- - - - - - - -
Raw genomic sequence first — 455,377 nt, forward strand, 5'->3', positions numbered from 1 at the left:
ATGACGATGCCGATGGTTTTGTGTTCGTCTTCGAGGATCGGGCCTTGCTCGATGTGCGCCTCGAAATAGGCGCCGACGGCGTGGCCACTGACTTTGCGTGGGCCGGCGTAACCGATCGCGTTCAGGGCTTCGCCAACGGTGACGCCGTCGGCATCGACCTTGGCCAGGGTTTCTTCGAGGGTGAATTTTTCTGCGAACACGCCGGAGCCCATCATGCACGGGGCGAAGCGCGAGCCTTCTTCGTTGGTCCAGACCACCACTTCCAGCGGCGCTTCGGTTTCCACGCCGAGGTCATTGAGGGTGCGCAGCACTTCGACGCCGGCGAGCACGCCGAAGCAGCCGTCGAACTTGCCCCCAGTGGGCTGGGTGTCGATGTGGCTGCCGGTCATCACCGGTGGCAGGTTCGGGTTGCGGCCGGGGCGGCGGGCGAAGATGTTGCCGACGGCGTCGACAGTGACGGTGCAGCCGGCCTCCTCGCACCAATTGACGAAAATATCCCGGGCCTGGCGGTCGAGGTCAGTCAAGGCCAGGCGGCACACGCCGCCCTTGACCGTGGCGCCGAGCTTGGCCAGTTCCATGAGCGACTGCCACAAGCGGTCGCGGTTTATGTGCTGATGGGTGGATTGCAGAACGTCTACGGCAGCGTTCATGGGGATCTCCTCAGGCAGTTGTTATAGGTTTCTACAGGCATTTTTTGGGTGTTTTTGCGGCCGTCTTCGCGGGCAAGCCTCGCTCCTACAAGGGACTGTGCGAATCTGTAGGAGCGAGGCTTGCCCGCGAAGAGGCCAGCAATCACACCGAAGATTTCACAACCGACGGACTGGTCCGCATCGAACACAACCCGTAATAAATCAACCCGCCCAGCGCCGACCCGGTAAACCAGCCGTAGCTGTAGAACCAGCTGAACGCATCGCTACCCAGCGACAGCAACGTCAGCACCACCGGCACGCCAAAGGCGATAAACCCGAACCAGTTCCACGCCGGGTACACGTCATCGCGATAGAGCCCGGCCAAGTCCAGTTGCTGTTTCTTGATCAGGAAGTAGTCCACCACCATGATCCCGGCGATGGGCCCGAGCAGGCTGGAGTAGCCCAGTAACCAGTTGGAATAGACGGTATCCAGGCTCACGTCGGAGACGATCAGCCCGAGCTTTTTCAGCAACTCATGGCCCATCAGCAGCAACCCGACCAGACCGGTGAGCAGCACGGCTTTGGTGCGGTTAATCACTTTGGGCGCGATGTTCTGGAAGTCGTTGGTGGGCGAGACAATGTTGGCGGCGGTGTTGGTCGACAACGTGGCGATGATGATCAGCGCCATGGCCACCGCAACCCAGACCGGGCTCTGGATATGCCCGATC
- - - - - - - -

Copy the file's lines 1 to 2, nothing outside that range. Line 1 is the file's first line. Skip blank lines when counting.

Raw genomic sequence first — 455,377 nt, forward strand, 5'->3', positions numbered from 1 at the left:
ATGACGATGCCGATGGTTTTGTGTTCGTCTTCGAGGATCGGGCCTTGCTCGATGTGCGCCTCGAAATAGGCGCCGACGGCGTGGCCACTGACTTTGCGTGGGCCGGCGTAACCGATCGCGTTCAGGGCTTCGCCAACGGTGACGCCGTCGGCATCGACCTTGGCCAGGGTTTCTTCGAGGGTGAATTTTTCTGCGAACACGCCGGAGCCCATCATGCACGGGGCGAAGCGCGAGCCTTCTTCGTTGGTCCAGACCACCACTTCCAGCGGCGCTTCGGTTTCCACGCCGAGGTCATTGAGGGTGCGCAGCACTTCGACGCCGGCGAGCACGCCGAAGCAGCCGTCGAACTTGCCCCCAGTGGGCTGGGTGTCGATGTGGCTGCCGGTCATCACCGGTGGCAGGTTCGGGTTGCGGCCGGGGCGGCGGGCGAAGATGTTGCCGACGGCGTCGACAGTGACGGTGCAGCCGGCCTCCTCGCACCAATTGACGAAAATATCCCGGGCCTGGCGGTCGAGGTCAGTCAAGGCCAGGCGGCACACGCCGCCCTTGACCGTGGCGCCGAGCTTGGCCAGTTCCATGAGCGACTGCCACAAGCGGTCGCGGTTTATGTGCTGATGGGTGGATTGCAGAACGTCTACGGCAGCGTTCATGGGGATCTCCTCAGGCAGTTGTTATAGGTTTCTACAGGCATTTTTTGGGTGTTTTTGCGGCCGTCTTCGCGGGCAAGCCTCGCTCCTACAAGGGACTGTGCGAATCTGTAGGAGCGAGGCTTGCCCGCGAAGAGGCCAGCAATCACACCGAAGATTTCACAACCGACGGACTGGTCCGCATCGAACACAACCCGTAATAAATCAACCCGCCCAGCGCCGACCCGGTAAACCAGCCGTAGCTGTAGAACCAGCTGAACGCATCGCTACCCAGCGACAGCAACGTCAGCACCACCGGCACGCCAAAGGCGATAAACCCGAACCAGTTCCACGCCGGGTACACGTCATCGCGATAGAGCCCGGCCAAGTCCAGTTGCTGTTTCTTGATCAGGAAGTAGTCCACCACCATGATCCCGGCGATGGGCCCGAGCAGGCTGGAGTAGCCCAGTAACCAGTTGGAATAGACGGTATCCAGGCTCACGTCGGAGACGATCAGCCCGAGCTTTTTCAGCAACTCATGGCCCATCAGCAGCAACCCGACCAGACCGGTGAGCAGCACGGCTTTGGTGCGGTTAATCACTTTGGGCGCGATGTTCTGGAAGTCGTTGGTGGGCGAGACAATGTTGGCGGCGGTGTTGGTCGACAACGTGGCGATGATGATCAGCGCCATGGCCACCGCAACCCAGACCGGGCTCTGGATATGCCCGATC